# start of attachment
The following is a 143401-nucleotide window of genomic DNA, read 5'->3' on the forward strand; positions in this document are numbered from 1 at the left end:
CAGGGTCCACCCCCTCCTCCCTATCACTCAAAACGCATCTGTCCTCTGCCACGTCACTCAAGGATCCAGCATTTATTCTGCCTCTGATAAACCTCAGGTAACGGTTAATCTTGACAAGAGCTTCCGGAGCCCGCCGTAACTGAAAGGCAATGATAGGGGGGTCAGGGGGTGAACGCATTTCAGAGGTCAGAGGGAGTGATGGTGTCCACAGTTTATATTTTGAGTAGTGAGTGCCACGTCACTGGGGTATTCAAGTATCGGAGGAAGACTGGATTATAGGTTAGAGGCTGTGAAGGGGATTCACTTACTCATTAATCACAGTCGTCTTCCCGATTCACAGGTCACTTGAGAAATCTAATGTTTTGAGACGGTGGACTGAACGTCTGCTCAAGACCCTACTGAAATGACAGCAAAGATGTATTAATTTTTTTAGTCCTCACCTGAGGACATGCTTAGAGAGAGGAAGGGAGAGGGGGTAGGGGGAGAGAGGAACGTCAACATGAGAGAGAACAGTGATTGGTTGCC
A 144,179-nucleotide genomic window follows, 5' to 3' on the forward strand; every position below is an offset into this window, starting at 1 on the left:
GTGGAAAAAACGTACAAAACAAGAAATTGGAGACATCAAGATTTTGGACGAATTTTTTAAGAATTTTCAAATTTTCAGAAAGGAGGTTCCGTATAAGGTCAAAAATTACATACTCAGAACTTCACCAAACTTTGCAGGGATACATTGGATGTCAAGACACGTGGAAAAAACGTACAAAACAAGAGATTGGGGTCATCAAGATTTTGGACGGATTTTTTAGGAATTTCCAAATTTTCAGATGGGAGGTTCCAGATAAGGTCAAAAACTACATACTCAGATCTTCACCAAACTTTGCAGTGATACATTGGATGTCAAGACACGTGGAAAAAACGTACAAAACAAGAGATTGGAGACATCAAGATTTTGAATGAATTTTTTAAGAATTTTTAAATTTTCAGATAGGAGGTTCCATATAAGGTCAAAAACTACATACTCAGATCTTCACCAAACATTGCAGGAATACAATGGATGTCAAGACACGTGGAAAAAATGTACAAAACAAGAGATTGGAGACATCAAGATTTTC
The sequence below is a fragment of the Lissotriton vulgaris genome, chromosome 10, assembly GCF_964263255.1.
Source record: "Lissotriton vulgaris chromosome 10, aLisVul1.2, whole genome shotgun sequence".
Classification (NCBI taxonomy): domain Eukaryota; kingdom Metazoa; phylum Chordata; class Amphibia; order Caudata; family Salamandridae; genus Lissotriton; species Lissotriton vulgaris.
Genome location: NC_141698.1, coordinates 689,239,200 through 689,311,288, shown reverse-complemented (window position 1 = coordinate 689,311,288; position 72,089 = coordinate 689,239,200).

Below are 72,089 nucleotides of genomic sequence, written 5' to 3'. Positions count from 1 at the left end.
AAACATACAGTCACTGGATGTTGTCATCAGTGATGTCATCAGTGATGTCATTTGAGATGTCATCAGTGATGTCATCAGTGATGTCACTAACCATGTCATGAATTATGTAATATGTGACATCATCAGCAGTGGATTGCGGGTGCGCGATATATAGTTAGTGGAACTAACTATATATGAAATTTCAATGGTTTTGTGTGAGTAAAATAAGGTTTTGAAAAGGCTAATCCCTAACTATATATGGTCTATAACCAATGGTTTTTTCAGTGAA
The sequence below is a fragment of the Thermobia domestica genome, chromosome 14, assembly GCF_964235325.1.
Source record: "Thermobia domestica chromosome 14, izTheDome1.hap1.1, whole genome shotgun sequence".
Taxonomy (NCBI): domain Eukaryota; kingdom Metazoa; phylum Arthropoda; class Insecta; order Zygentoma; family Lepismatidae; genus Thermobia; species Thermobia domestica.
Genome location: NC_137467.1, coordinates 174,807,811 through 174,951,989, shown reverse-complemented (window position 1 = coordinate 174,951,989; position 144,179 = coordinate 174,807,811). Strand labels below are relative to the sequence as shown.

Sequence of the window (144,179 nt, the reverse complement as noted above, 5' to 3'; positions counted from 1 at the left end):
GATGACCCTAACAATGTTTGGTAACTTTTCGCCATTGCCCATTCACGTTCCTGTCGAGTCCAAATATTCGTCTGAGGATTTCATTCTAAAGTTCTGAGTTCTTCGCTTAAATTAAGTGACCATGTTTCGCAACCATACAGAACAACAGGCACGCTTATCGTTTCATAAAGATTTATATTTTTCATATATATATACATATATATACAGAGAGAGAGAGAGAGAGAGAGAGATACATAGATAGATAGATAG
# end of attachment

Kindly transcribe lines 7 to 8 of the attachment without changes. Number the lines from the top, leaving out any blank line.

Classification (NCBI taxonomy): domain Eukaryota; kingdom Metazoa; phylum Chordata; class Amphibia; order Caudata; family Salamandridae; genus Lissotriton; species Lissotriton vulgaris.
Genome location: NC_141698.1, coordinates 689,239,200 through 689,311,288, shown reverse-complemented (window position 1 = coordinate 689,311,288; position 72,089 = coordinate 689,239,200).